Starbucks could be the latest target of an international boycott if the rumors are true that the coffee company will acquire a stake in the do-it-yourself beverage company SodaStream.
The Palestinian Boycott Divestment and Sanctions (BDS) National Committee released a statement Tuesday saying that if Starbucks acquires Sodastream, the company “would be deemed complicit in Israel’s violations of international law and would, therefore, face the prospects of popular boycotts and the possibility of legal action.”
The statement comes in response to reports last week from the Israeli business newspaper Globes that Starbucks is looking to buy a 10 percent stake in SodaStream International Ltd., after Sodastream’s stock jumped by nearly 14 percent last Wednesday.
When reached for comment, Starbucks told VICE News that they "don't comment on rumors or speculation."
A main SodaStream factory is located in Ma’ale Adumim, one of the biggest settlements in the West Bank, and is built largely on what is considered Palestinian land. BDS activists have long called for a boycott of SodaStream, because the company manufactures its home carbonation product in the settlement in the occupied West Bank that is considered illegal by much of the international community.
The BDS National Committee's statement cites the “more than 200 Palestinian families that were expelled from their homes to make way for the construction of Maale Adumim,” and Israel’s plans to displace another 2,300 Palestinians in order to further expand the settlement in which Sodastream operates.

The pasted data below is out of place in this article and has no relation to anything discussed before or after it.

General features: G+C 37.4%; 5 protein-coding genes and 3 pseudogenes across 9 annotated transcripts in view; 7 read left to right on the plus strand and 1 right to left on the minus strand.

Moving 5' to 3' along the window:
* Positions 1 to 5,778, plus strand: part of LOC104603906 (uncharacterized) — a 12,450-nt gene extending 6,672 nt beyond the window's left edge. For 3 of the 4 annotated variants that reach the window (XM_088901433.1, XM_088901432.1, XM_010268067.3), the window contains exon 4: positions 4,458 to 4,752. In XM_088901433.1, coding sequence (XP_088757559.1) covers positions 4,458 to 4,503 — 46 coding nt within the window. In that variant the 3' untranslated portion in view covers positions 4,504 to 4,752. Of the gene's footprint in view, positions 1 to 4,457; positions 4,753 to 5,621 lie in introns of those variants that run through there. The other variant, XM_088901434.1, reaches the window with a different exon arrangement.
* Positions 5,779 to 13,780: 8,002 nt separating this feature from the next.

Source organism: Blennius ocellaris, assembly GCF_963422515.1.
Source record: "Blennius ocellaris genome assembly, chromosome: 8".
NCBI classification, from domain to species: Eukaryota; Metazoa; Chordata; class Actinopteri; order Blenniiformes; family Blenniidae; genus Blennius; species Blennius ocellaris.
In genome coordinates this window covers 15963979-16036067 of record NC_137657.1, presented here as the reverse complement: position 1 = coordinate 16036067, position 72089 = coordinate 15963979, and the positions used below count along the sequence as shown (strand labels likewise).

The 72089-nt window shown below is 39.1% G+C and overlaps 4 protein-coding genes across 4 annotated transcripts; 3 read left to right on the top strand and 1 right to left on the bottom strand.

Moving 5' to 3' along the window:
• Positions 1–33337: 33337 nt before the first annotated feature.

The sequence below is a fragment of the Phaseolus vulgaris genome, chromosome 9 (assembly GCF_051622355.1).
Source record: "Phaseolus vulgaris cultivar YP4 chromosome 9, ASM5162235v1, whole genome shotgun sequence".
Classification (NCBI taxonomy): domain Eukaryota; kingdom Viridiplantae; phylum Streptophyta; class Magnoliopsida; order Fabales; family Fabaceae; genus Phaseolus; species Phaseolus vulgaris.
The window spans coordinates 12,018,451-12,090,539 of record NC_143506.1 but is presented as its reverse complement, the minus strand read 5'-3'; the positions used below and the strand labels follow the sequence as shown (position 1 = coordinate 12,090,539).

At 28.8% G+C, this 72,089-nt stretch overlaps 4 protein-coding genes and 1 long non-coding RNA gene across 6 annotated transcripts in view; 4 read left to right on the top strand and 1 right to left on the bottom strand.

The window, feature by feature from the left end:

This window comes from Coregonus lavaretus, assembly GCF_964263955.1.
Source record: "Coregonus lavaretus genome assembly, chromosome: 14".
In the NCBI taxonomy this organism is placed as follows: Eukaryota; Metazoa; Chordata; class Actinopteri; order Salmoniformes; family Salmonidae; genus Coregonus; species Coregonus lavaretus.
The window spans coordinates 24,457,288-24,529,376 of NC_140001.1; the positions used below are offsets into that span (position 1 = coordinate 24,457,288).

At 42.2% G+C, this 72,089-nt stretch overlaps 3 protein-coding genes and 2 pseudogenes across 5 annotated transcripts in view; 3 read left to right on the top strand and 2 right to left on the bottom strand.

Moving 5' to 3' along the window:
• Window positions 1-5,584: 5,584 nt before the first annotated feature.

“If Starbucks partners with SodaStream, it will face an unprecedented boycott campaign against it in the Arab world, the US, and in many countries where majorities support the Palestinian struggle for freedom, justice, and equal rights,” Omar Barghouti, a Palestinian human rights activist and co-founder of the BDS movement, told VICE News.
BDS began in 2005 as an alliance between more than 170 Palestinian groups, said Barghouti, and is now led by the largest coalition in Palestinian civil society, the BDS National Committee. BDS’ stated goal is to impose targeted economic, academic, and cultural boycotts on Israel “until Palestinian rights are recognized in full compliance with international law.” Previous BDS campaigns have targeted companies such as Caterpillar tractors, Hewlett-Packard and Ben and Jerry’s.
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Rumors that Starbucks gives financial support to Israel started to swirl after a fake letter was published in 2006 claiming that Starbucks CEO Howard Shultz donates vast amounts of money to the Israeli military. Although Shultz is a vocal supporter of Israel, the letter was quickly debunked as a spoof. Starbucks also vehemently denied these claims on its website, stating that “Rumors that Starbucks Coffee Company provides financial support to the Israeli government and/or the Israeli Army are unequivocally false.”
Barghouti pointed out that BDS guidelines stipulate that a company must play a direct and complicit role in Israel’s policies in order to become a legitimate target for a boycott, which Starbucks has yet to do.
“The fact that a company’s CEO, not the company itself, is complicit is insufficient to justify a BDS campaign,” said Barghouti. But this would change for Starbucks if the company decided to partner with SodaStream.
Starbucks has not had any stores in Israel since 2003, but operates throughout the Middle East in countries including Bahrain, Egypt, Jordan, Kuwait, Lebanon, Oman, Qatar, Saudi Arabia, and the United Arab Emirates.
Although Starbucks is a giant multi-national corporation, Barghouti believes that the company will feel the impact of a boycott.
“Starbucks is particularly vulnerable to BDS as it sells consumer products that have ample competition, and it is particularly large in the Arab world, where BDS has boundless potential,” said Barghouti. “Support for BDS is also growing in the US, especially in the younger generation, and that is Starbucks’ largest market by far.”
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